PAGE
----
Call 9-1-1 or have someone drive you to the nearest emergency facility

Blood pressure is the force of blood pushing against blood vessel walls. High blood pressure means the pressure in your arteries is higher than it should be. Another name for high blood pressure is hypertension.

Blood pressure higher than 180/110 is an emergency

Go Red

What is high blood pressure?


Fairbanks Daily News-Miner, Thursday, February 14, 2013

Take a few minutes to write them down before you visit your healthcare provider

Go Red Have questions for the doctor or nurse?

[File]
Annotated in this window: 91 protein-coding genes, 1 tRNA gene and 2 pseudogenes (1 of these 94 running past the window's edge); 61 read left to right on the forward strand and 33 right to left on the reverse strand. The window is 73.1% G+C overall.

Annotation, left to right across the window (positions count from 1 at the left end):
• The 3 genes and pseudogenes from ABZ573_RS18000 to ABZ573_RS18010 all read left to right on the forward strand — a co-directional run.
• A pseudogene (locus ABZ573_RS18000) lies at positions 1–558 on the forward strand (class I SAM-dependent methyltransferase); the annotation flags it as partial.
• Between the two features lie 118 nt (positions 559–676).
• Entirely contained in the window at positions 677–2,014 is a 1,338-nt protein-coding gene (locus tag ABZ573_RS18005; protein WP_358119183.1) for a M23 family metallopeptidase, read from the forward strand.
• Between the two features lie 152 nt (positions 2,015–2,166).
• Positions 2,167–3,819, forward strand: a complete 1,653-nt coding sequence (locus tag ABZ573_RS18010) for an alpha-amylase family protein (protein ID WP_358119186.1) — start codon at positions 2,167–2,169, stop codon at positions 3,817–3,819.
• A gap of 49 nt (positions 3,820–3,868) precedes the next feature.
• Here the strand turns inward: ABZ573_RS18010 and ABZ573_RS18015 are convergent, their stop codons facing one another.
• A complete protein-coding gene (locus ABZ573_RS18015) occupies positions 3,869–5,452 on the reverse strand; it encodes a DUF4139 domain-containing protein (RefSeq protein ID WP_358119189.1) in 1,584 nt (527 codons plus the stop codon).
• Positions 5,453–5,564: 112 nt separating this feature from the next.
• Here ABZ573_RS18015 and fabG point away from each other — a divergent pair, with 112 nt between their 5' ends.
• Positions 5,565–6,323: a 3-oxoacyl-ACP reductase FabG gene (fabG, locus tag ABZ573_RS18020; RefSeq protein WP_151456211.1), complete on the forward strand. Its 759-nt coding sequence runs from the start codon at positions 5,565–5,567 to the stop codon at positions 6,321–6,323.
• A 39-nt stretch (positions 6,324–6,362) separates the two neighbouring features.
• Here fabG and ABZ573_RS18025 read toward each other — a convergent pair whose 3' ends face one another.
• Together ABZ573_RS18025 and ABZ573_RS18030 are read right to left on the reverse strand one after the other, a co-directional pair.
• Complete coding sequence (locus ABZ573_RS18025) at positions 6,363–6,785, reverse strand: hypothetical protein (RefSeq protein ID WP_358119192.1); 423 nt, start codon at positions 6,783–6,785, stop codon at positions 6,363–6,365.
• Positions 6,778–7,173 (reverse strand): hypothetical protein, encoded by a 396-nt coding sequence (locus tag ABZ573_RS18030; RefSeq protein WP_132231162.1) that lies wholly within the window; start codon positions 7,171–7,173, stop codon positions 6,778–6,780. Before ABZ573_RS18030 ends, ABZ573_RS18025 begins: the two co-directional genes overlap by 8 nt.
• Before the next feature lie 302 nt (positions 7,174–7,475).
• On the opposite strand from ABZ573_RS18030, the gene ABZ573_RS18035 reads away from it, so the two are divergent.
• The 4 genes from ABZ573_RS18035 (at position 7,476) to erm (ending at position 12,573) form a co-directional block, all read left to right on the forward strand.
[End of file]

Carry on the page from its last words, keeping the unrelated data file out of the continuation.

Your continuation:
HOW CAN I LEARN MORE? 1. Talk to your doctor, nurse or other healthcare professionals. If you have heart disease or have had a stroke, members of your family also may be at higher risk. It’s important to make changes now to lower their risk. 2. Call 1-800-AHAUSA1 (1-800-2428721) or visit heart. org to learn more about heart disease. 3. For information on stroke, call 1-888-4STROKE (1-888-4787653) or visit us at StrokeAssociation.or.g

The American Heart Association has many other fact sheets to help you make healthier choices to reduce your risk, manage disease or care for a loved one. Visit answersbyheart to learn more.


Fairbanks Daily News-Miner, Thursday, February 14, 2013

Stories of survival: Andrea Living with a hole in her heart By MARY BETH SMETZER


Eric Engman/News-Miner

Andrea Barker is seen Jan. 30.